Bertrand Tavernier, a French filmmaker who directed A Sunday in the Country, Life and Nothing But
and, most notably, Round Midnight,
a poetic film starring tenor saxophonist Dexter Gordon
and patterned after the last years of Bud Powell
and Lester Young
, died in Sainte-Maxime, France, on March 25. He was 79.
Produced by Irwin Winkler and written by Tavernier and David Rayfiel, Round Midnight
is widely regarded as a masterpiece in jazz storytelling. The 1986 film avoided the many cliches of other jazz films and focused instead on the doomed task of trying to resurrect an aging, ailing jazz legend who lives by a different set of social principals and priorities.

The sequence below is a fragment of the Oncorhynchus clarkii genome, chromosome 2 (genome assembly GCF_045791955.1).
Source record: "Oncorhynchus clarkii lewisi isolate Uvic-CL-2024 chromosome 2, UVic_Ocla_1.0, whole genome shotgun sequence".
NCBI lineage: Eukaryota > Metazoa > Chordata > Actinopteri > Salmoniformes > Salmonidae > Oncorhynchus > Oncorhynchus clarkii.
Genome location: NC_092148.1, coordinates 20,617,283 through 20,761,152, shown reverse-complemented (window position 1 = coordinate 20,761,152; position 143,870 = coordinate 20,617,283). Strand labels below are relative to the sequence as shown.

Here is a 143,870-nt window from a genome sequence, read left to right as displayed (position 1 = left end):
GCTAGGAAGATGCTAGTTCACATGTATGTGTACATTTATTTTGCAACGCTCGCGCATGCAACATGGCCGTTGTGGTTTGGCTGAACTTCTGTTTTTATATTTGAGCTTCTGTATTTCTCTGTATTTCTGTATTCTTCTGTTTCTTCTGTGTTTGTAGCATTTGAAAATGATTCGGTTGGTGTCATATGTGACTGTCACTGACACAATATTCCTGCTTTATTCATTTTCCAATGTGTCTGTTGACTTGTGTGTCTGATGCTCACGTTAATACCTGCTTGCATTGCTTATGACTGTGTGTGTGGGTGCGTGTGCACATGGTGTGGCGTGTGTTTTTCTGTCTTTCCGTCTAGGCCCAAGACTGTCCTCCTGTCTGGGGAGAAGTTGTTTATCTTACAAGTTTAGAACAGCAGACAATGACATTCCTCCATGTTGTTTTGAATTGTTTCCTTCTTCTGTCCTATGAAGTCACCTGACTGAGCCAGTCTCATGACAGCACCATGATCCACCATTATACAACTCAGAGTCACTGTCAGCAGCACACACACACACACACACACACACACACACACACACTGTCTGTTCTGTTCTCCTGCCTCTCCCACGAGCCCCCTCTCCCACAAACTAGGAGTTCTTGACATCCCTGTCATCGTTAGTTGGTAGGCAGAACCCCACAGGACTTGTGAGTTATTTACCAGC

The casting of Gordon by Tavenrier was a stroke of genius. Gordon turned out to be a formidable actor with a natural feel for the role and a commanding presence. The film also depicted the Paris jazz scene of the 1950s, a melancholy and spirited time when American jazz musicians passed through or lived on the Left Bank playing gigs, recording and avoiding racism at home. [Photo above of Dexter Gordon in Paris in 1964 by Francis Wolff (c)Mosaic Images]
In tribute to Bertrand Tavernier, here's Round Midnight,
courtesy of a link from Danilo Morandi in Switzerland...
This story appears courtesy of JazzWax by Marc Myers.
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